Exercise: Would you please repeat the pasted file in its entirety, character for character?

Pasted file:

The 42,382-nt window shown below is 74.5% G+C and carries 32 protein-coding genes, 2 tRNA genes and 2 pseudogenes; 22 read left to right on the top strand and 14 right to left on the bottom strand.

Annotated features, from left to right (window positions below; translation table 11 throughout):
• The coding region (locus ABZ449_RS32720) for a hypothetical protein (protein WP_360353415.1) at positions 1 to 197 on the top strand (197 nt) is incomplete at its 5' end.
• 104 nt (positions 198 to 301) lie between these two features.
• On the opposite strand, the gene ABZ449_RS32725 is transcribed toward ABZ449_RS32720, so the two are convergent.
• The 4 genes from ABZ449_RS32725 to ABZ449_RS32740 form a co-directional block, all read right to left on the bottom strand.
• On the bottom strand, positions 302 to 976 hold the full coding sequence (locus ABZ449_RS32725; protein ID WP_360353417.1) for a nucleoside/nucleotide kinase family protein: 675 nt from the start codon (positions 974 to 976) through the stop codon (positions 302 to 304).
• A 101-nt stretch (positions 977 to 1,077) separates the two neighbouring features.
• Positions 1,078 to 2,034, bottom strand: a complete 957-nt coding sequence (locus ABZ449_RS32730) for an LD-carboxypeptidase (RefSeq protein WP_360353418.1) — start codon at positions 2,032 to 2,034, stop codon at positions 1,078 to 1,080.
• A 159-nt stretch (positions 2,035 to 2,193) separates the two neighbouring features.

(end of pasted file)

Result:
The 42,382-nt window shown below is 74.5% G+C and carries 32 protein-coding genes, 2 tRNA genes and 2 pseudogenes; 22 read left to right on the top strand and 14 right to left on the bottom strand.

Annotated features, from left to right (window positions below; translation table 11 throughout):
• The coding region (locus ABZ449_RS32720) for a hypothetical protein (protein WP_360353415.1) at positions 1 to 197 on the top strand (197 nt) is incomplete at its 5' end.
• 104 nt (positions 198 to 301) lie between these two features.
• On the opposite strand, the gene ABZ449_RS32725 is transcribed toward ABZ449_RS32720, so the two are convergent.
• The 4 genes from ABZ449_RS32725 to ABZ449_RS32740 form a co-directional block, all read right to left on the bottom strand.
• On the bottom strand, positions 302 to 976 hold the full coding sequence (locus ABZ449_RS32725; protein ID WP_360353417.1) for a nucleoside/nucleotide kinase family protein: 675 nt from the start codon (positions 974 to 976) through the stop codon (positions 302 to 304).
• A 101-nt stretch (positions 977 to 1,077) separates the two neighbouring features.
• Positions 1,078 to 2,034, bottom strand: a complete 957-nt coding sequence (locus ABZ449_RS32730) for an LD-carboxypeptidase (RefSeq protein WP_360353418.1) — start codon at positions 2,032 to 2,034, stop codon at positions 1,078 to 1,080.
• A 159-nt stretch (positions 2,035 to 2,193) separates the two neighbouring features.